St Thomas More Catholic High School

Computing

  

As a Computing and ICT Department we are committed to providing excellent facilities and teaching staff to enable all of our pupils to achieve their potential in Computing and ICT.

 

Pupils have access to a wide range of software including Microsoft Office, programming language Python plus many other specialist bespoke software. All of our pupil’s tasks and resources are accessed using our school Virtual Learning Environment, Moodle VLE.
 
We have full time technical support from our ICT Network Manager and ICT Technician.
 
 
KS3
Pupils have discrete ICT lessons throughout years 7, 8 and 9 using a wide range of software, resources and equipment.
They are given opportunities to create, communicate, find and analyse information according to the National Curriculum programme of study.
There is a greater emphasis for our pupils in Key Stage 3 to gain an understanding in Computer Science aligned with the traditional ICT skills and knowledge.
 
 
KS4
We offer a full and wide range of courses in Computing and ICT that we feel  meets the needs of our   pupils.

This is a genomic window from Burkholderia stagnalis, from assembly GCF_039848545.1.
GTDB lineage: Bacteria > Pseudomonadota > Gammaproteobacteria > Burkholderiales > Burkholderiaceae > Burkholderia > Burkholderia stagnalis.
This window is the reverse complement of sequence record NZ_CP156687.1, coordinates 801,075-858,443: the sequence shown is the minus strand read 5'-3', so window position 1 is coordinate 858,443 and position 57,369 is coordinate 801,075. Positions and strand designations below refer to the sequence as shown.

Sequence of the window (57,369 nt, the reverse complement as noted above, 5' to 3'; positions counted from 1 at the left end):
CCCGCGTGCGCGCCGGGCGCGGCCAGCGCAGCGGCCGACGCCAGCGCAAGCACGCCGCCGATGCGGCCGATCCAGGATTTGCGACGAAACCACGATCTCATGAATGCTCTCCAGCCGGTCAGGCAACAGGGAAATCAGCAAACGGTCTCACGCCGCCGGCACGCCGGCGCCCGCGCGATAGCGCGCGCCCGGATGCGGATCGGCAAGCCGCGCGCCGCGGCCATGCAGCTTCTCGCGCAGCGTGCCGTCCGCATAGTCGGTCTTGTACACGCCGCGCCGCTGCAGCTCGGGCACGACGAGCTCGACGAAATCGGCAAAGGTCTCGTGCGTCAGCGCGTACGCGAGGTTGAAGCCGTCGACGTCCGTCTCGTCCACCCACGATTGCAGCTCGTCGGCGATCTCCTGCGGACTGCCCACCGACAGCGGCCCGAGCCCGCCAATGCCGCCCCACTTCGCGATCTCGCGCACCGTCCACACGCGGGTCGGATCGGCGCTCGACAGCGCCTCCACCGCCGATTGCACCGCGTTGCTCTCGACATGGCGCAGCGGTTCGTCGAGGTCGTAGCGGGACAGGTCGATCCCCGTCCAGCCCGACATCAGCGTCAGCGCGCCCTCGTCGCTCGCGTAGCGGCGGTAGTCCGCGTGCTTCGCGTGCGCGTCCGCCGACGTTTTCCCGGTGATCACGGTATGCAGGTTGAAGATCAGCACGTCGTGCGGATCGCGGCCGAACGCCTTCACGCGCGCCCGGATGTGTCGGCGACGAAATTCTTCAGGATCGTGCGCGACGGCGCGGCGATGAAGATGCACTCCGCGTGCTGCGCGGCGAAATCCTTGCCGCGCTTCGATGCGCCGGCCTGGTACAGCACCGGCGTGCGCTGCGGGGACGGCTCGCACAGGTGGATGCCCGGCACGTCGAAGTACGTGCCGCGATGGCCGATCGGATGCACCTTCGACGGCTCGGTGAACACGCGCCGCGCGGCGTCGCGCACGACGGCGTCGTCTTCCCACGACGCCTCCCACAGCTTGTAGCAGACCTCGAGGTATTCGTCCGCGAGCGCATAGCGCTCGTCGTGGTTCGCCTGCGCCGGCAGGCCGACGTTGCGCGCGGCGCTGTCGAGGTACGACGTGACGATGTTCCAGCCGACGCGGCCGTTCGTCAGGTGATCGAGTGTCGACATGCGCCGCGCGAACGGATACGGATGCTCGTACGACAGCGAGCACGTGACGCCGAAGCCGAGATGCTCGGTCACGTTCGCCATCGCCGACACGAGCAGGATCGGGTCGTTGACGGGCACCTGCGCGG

Our GCSE Computer Science course gets pupils working with real-world, practical programming techniques that give them a good understanding of what makes technology work.

 

The qualification is split into two components:
  • Component 1 - Practical programming - is examined by controlled assessment
  • Component 2 - Computing fundamentals - is exam based
 
 
Component 1 - Practical programming
 
  • Approximately 50 hours of controlled assessment (2 tasks of 25 hours each)
  • 60% of the marks
  • 126 marks (63 marks for each task)
  • 180 UMS
  • Internally assessed, externally moderated
  • Different tasks will be provided by AQA each year
  • Each pupil should complete two tasks from a choice of four
 
Working independently pupils demonstrate their ability to code a solution to a given problem.  The tasks will be set in engaging and relevant contexts, e.g. gaming, web, mobile phone applications.
Tasks may be completed and submitted on paper or electronically (saved to CD and posted to the moderator).

 

 
Component 2 - Computing fundamentals
 
  • 1 hour 30 minutes
  • 40% of the marks
  • 84 marks
  • 120 UMS
 
Externally assessed.  Schools/colleges can choose to enter pupils for either a paper-based or on-screen version.
All questions will be compulsory and will be taken from across the subject content.
This component will include a range of types of questions from very short to extended answer.